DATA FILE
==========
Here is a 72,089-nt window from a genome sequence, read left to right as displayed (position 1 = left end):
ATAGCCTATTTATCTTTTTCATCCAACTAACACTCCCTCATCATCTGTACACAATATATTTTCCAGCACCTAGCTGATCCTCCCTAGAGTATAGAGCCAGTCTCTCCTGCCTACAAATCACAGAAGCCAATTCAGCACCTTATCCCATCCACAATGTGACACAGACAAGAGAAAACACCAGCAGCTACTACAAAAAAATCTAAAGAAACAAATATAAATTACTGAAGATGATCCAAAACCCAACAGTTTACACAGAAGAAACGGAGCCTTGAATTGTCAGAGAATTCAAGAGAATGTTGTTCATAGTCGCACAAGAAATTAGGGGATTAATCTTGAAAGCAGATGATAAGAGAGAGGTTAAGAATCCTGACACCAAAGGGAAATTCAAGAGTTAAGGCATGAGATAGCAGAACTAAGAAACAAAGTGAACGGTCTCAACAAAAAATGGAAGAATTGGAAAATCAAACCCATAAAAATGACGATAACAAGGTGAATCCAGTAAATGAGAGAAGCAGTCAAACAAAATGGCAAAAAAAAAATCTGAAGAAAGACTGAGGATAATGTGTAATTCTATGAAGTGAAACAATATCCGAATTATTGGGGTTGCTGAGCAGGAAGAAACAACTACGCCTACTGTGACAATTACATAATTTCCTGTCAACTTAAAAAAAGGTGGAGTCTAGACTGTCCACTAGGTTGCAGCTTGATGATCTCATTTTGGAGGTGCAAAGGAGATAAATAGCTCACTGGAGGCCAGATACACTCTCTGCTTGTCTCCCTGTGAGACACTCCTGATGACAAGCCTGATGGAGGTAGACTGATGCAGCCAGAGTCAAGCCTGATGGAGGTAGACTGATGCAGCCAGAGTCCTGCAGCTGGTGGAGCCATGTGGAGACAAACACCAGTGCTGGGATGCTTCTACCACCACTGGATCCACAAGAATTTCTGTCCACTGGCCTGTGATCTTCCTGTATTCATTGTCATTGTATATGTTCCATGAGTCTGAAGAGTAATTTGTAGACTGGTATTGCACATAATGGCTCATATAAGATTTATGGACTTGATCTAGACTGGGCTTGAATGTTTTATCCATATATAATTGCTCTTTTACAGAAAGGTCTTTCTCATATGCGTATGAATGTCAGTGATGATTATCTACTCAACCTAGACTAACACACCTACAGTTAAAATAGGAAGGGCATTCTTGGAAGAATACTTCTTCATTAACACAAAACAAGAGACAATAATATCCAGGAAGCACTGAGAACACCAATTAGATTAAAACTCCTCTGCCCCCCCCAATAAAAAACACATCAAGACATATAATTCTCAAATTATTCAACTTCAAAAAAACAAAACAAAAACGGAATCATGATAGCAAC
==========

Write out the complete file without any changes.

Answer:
Here is a 72,089-nt window from a genome sequence, read left to right as displayed (position 1 = left end):
ATAGCCTATTTATCTTTTTCATCCAACTAACACTCCCTCATCATCTGTACACAATATATTTTCCAGCACCTAGCTGATCCTCCCTAGAGTATAGAGCCAGTCTCTCCTGCCTACAAATCACAGAAGCCAATTCAGCACCTTATCCCATCCACAATGTGACACAGACAAGAGAAAACACCAGCAGCTACTACAAAAAAATCTAAAGAAACAAATATAAATTACTGAAGATGATCCAAAACCCAACAGTTTACACAGAAGAAACGGAGCCTTGAATTGTCAGAGAATTCAAGAGAATGTTGTTCATAGTCGCACAAGAAATTAGGGGATTAATCTTGAAAGCAGATGATAAGAGAGAGGTTAAGAATCCTGACACCAAAGGGAAATTCAAGAGTTAAGGCATGAGATAGCAGAACTAAGAAACAAAGTGAACGGTCTCAACAAAAAATGGAAGAATTGGAAAATCAAACCCATAAAAATGACGATAACAAGGTGAATCCAGTAAATGAGAGAAGCAGTCAAACAAAATGGCAAAAAAAAAATCTGAAGAAAGACTGAGGATAATGTGTAATTCTATGAAGTGAAACAATATCCGAATTATTGGGGTTGCTGAGCAGGAAGAAACAACTACGCCTACTGTGACAATTACATAATTTCCTGTCAACTTAAAAAAAGGTGGAGTCTAGACTGTCCACTAGGTTGCAGCTTGATGATCTCATTTTGGAGGTGCAAAGGAGATAAATAGCTCACTGGAGGCCAGATACACTCTCTGCTTGTCTCCCTGTGAGACACTCCTGATGACAAGCCTGATGGAGGTAGACTGATGCAGCCAGAGTCAAGCCTGATGGAGGTAGACTGATGCAGCCAGAGTCCTGCAGCTGGTGGAGCCATGTGGAGACAAACACCAGTGCTGGGATGCTTCTACCACCACTGGATCCACAAGAATTTCTGTCCACTGGCCTGTGATCTTCCTGTATTCATTGTCATTGTATATGTTCCATGAGTCTGAAGAGTAATTTGTAGACTGGTATTGCACATAATGGCTCATATAAGATTTATGGACTTGATCTAGACTGGGCTTGAATGTTTTATCCATATATAATTGCTCTTTTACAGAAAGGTCTTTCTCATATGCGTATGAATGTCAGTGATGATTATCTACTCAACCTAGACTAACACACCTACAGTTAAAATAGGAAGGGCATTCTTGGAAGAATACTTCTTCATTAACACAAAACAAGAGACAATAATATCCAGGAAGCACTGAGAACACCAATTAGATTAAAACTCCTCTGCCCCCCCCAATAAAAAACACATCAAGACATATAATTCTCAAATTATTCAACTTCAAAAAAACAAAACAAAAACGGAATCATGATAGCAAC